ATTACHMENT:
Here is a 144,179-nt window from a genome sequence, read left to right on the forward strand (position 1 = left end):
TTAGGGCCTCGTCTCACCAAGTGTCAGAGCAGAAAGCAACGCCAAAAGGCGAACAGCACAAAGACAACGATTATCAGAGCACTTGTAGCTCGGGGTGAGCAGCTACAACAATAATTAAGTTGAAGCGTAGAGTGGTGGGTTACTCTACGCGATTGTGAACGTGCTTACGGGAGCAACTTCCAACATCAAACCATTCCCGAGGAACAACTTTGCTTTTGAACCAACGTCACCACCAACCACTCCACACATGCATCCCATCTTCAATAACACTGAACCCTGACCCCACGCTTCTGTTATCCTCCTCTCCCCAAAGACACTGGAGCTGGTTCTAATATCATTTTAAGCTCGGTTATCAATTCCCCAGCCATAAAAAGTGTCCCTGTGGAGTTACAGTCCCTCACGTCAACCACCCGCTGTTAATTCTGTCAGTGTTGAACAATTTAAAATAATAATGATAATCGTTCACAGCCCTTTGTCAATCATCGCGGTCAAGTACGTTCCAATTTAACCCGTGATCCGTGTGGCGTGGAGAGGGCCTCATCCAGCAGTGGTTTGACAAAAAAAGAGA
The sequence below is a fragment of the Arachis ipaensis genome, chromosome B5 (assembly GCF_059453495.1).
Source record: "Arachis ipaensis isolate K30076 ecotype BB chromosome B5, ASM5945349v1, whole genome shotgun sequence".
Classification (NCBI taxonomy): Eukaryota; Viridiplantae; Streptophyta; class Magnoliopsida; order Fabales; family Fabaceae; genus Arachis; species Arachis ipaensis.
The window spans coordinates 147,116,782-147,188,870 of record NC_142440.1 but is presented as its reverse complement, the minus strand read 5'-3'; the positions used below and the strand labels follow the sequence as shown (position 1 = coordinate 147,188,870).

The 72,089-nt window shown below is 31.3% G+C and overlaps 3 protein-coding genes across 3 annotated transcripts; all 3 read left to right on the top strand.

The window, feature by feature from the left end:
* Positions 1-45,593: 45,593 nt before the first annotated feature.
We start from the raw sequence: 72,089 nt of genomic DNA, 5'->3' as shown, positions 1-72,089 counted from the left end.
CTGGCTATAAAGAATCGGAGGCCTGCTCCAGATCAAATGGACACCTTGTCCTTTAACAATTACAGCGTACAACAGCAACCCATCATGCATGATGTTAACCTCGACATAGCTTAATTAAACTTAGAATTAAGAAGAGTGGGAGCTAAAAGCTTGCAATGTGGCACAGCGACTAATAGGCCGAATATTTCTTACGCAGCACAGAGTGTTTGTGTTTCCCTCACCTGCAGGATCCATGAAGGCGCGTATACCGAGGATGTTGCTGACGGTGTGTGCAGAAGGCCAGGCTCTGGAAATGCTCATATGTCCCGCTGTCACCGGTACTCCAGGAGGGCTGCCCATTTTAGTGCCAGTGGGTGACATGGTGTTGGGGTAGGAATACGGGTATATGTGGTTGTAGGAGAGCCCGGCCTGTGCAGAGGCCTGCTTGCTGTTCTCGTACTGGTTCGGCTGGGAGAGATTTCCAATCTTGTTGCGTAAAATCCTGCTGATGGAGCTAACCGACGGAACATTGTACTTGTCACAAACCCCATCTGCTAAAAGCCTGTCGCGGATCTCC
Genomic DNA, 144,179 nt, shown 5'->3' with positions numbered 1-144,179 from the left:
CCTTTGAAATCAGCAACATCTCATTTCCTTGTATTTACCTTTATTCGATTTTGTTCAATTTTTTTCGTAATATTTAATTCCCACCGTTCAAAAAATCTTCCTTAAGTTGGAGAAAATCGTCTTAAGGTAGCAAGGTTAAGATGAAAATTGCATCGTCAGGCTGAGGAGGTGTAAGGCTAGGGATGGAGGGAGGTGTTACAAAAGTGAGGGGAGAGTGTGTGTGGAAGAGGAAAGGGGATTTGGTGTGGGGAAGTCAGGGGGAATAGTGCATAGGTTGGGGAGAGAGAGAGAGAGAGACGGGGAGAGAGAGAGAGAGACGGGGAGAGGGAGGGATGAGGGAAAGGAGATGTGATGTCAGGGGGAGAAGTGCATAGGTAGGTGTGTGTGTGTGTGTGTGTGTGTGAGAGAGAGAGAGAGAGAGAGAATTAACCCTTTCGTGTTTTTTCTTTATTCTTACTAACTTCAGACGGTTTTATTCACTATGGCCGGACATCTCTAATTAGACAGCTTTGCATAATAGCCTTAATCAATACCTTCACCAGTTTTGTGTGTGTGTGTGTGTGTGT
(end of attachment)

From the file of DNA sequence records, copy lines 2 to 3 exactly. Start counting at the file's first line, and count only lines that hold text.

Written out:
TTAGGGCCTCGTCTCACCAAGTGTCAGAGCAGAAAGCAACGCCAAAAGGCGAACAGCACAAAGACAACGATTATCAGAGCACTTGTAGCTCGGGGTGAGCAGCTACAACAATAATTAAGTTGAAGCGTAGAGTGGTGGGTTACTCTACGCGATTGTGAACGTGCTTACGGGAGCAACTTCCAACATCAAACCATTCCCGAGGAACAACTTTGCTTTTGAACCAACGTCACCACCAACCACTCCACACATGCATCCCATCTTCAATAACACTGAACCCTGACCCCACGCTTCTGTTATCCTCCTCTCCCCAAAGACACTGGAGCTGGTTCTAATATCATTTTAAGCTCGGTTATCAATTCCCCAGCCATAAAAAGTGTCCCTGTGGAGTTACAGTCCCTCACGTCAACCACCCGCTGTTAATTCTGTCAGTGTTGAACAATTTAAAATAATAATGATAATCGTTCACAGCCCTTTGTCAATCATCGCGGTCAAGTACGTTCCAATTTAACCCGTGATCCGTGTGGCGTGGAGAGGGCCTCATCCAGCAGTGGTTTGACAAAAAAAGAGA
The sequence below is a fragment of the Arachis ipaensis genome, chromosome B5 (assembly GCF_059453495.1).